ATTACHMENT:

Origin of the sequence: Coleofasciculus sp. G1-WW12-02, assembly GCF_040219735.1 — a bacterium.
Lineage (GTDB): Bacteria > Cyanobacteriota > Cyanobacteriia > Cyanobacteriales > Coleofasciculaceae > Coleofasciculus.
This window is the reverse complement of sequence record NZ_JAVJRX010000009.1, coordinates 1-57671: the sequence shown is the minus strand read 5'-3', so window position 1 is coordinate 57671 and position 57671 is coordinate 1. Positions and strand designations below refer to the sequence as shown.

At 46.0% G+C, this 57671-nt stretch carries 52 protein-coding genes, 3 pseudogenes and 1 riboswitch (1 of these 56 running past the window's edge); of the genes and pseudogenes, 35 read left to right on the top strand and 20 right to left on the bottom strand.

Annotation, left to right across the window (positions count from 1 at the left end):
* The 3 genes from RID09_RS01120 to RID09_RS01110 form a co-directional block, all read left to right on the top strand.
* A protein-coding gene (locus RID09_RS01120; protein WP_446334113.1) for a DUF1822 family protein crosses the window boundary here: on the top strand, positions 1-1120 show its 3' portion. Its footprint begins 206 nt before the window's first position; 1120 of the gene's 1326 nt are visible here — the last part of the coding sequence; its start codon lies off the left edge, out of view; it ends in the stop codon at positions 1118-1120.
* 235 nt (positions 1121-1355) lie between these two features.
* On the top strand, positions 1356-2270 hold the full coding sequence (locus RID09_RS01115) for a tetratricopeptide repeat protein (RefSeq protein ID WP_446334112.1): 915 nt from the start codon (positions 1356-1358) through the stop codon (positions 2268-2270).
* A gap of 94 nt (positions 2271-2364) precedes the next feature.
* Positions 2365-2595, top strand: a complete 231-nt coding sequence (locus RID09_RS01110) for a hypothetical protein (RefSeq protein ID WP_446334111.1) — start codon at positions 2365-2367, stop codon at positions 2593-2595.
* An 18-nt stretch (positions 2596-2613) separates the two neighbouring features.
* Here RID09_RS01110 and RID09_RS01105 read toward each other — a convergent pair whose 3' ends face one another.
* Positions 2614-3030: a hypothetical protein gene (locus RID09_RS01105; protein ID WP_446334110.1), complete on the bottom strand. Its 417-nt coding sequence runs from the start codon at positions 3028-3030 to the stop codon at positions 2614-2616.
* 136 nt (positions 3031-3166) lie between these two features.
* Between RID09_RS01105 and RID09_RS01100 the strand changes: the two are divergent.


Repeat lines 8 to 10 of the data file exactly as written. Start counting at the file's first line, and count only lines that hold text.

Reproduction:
* 235 nt (positions 1121-1355) lie between these two features.
* On the top strand, positions 1356-2270 hold the full coding sequence (locus RID09_RS01115) for a tetratricopeptide repeat protein (RefSeq protein ID WP_446334112.1): 915 nt from the start codon (positions 1356-1358) through the stop codon (positions 2268-2270).
* A gap of 94 nt (positions 2271-2364) precedes the next feature.